by Susan Abraham
Just over a year ago, I purchased PADDYLANDS A Story of Malaya, written by Grace P. Garnier and illustrated by Nora Hamerton. I picked this title up from the Kinokuniya Bookstore at the Suria KLCC in Kuala Lumpur.
There stood the tall book, still fashioned after an endearing flavour. What with its fragile, tarnished jacket sheltering a green book laden attractive colour-pencil drawings…
Perhaps then, I viewed my magic, seen through an excitable group of enthusiastic children from a kampung, ferrying their school slates alongside towering plantations, a little like a faded bride that icily rejects the hand of mortality.
I paid RM790, about €185, for my original version. Of course, there are far more reasonably priced ones packaged as reprinted editions and generously displayed online.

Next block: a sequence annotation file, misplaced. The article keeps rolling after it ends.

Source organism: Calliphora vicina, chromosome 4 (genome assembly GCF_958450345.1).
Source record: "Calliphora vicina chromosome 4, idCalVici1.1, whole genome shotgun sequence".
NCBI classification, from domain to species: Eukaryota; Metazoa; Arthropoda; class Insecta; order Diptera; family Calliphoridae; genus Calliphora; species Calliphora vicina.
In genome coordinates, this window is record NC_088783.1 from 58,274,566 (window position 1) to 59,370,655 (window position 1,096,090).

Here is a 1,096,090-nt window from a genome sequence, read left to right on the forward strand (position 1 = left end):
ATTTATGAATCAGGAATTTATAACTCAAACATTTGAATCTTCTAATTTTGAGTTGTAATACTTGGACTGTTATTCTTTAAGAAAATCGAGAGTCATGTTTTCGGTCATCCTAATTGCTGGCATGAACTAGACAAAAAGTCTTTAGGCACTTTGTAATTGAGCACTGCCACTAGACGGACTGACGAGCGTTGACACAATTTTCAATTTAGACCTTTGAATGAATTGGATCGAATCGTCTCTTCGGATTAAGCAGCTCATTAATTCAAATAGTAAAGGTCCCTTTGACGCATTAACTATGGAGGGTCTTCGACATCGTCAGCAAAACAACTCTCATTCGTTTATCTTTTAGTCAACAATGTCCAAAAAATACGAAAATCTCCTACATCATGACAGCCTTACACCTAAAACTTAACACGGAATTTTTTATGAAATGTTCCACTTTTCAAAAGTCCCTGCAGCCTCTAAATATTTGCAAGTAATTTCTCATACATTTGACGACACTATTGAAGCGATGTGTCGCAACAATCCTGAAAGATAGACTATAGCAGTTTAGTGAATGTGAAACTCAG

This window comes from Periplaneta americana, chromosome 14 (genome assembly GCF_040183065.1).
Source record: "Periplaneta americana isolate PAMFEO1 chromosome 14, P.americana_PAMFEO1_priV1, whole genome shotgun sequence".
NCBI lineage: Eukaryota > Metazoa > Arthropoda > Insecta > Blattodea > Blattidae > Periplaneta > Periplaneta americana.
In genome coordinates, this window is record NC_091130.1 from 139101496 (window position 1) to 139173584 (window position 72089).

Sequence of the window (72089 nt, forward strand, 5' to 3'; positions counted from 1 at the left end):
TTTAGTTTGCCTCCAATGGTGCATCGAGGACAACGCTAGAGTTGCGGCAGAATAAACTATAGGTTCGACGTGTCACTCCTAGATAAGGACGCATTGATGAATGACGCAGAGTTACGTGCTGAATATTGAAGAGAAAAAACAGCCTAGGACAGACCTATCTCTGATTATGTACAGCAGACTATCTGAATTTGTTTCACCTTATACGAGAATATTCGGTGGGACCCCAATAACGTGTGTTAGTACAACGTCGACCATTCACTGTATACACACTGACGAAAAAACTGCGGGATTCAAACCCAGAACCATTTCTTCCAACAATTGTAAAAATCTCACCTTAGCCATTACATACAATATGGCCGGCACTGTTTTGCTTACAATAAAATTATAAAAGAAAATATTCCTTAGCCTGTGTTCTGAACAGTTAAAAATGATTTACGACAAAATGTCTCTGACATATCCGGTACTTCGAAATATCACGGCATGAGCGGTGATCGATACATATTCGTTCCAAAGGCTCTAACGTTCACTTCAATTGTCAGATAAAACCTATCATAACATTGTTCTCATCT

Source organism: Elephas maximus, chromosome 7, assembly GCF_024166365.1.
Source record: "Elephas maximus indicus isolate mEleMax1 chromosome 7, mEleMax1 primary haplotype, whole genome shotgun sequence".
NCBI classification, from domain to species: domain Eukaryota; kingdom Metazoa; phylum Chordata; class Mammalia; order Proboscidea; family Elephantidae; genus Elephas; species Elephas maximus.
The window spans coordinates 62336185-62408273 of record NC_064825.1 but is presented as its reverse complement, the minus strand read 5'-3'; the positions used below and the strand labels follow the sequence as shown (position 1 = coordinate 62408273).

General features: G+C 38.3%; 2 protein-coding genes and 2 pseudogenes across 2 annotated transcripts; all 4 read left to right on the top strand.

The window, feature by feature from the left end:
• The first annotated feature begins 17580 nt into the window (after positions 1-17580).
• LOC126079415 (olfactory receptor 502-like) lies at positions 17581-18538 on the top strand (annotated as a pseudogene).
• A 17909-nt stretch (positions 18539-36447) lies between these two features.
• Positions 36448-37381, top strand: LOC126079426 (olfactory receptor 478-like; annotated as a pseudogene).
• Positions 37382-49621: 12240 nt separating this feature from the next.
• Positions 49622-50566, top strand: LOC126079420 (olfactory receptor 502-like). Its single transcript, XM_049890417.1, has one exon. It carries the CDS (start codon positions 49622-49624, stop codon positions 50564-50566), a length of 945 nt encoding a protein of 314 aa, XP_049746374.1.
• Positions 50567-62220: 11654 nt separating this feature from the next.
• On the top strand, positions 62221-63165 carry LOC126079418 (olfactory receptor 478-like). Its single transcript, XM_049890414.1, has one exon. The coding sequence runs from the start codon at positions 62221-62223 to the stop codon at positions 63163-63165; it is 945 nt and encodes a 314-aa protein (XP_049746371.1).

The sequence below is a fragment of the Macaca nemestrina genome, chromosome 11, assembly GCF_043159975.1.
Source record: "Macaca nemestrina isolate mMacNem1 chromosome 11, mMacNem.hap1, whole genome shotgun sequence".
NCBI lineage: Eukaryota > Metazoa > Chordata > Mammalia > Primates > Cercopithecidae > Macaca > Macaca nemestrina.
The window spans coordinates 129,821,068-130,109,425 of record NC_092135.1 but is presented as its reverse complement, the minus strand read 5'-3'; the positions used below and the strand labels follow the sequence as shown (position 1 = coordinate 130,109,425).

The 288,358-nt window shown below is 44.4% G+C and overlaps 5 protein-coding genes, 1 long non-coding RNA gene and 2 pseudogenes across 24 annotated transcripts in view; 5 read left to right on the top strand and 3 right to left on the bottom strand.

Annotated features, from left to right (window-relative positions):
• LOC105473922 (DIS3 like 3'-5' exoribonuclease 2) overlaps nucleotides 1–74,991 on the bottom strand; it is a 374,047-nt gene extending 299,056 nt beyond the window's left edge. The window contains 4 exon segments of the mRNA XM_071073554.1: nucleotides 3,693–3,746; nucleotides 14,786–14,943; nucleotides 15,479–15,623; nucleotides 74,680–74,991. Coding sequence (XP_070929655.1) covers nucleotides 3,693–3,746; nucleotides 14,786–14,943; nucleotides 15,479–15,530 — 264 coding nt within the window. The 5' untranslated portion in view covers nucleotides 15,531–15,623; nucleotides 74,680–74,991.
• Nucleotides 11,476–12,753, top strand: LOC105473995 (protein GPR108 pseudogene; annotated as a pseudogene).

Some months ago, I had purchased a rare book called Haji’s Book of Malayan Nursery Rhymes also from the same bookstore, that never seems to disappoint with its stock of magic finds. Now in my PADDYLANDS published by George G. Harrap and Company Ltd. in London; lay an affectionate inscription scribbled with a fountain pen and addressed to an English boy called David Porter. It was a present by Christopher and dated 1954.
It was obvious to me that Porter treasured his gift greatly as the storybook is so well-preserved. Were they friends, classmates, cousins, brothers or a father-and-son? I like to think that both Porter and Christopher may have been pleased by my purchase. Hopefully, wherever these gentlemen may be today since several decades have now long passed; may they be reassured of this treasured find having fallen into the right hands. No doubt, PADDYLANDS would follow me gallantly back to Ireland and seek its resting place on a library shelf.
I often feel drawn to such books from the memory of a Malaysian childhood. Still, this 56-pp book was published in 1947 a good while before I was born and with a second reprint conducted in 1952 in England.